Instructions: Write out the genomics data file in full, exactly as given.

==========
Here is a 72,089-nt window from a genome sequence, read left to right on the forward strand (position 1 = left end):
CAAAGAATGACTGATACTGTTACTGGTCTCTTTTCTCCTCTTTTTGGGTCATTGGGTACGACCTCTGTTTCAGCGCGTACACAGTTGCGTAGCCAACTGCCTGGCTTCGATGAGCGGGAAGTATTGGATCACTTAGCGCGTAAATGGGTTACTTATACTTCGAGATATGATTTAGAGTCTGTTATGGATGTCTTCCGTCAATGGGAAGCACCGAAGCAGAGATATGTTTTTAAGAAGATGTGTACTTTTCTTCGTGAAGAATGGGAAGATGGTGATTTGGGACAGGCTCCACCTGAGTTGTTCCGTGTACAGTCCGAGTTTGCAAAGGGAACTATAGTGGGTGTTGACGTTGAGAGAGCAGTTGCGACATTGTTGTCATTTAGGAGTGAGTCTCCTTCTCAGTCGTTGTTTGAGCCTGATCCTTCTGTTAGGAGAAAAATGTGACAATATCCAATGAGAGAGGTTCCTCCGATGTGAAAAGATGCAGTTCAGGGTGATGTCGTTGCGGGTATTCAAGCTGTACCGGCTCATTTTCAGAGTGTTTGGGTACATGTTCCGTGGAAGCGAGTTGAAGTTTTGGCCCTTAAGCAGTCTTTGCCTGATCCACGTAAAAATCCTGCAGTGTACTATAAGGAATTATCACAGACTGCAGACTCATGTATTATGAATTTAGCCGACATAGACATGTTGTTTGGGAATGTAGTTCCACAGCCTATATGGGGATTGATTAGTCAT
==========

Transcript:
Here is a 72,089-nt window from a genome sequence, read left to right on the forward strand (position 1 = left end):
CAAAGAATGACTGATACTGTTACTGGTCTCTTTTCTCCTCTTTTTGGGTCATTGGGTACGACCTCTGTTTCAGCGCGTACACAGTTGCGTAGCCAACTGCCTGGCTTCGATGAGCGGGAAGTATTGGATCACTTAGCGCGTAAATGGGTTACTTATACTTCGAGATATGATTTAGAGTCTGTTATGGATGTCTTCCGTCAATGGGAAGCACCGAAGCAGAGATATGTTTTTAAGAAGATGTGTACTTTTCTTCGTGAAGAATGGGAAGATGGTGATTTGGGACAGGCTCCACCTGAGTTGTTCCGTGTACAGTCCGAGTTTGCAAAGGGAACTATAGTGGGTGTTGACGTTGAGAGAGCAGTTGCGACATTGTTGTCATTTAGGAGTGAGTCTCCTTCTCAGTCGTTGTTTGAGCCTGATCCTTCTGTTAGGAGAAAAATGTGACAATATCCAATGAGAGAGGTTCCTCCGATGTGAAAAGATGCAGTTCAGGGTGATGTCGTTGCGGGTATTCAAGCTGTACCGGCTCATTTTCAGAGTGTTTGGGTACATGTTCCGTGGAAGCGAGTTGAAGTTTTGGCCCTTAAGCAGTCTTTGCCTGATCCACGTAAAAATCCTGCAGTGTACTATAAGGAATTATCACAGACTGCAGACTCATGTATTATGAATTTAGCCGACATAGACATGTTGTTTGGGAATGTAGTTCCACAGCCTATATGGGGATTGATTAGTCAT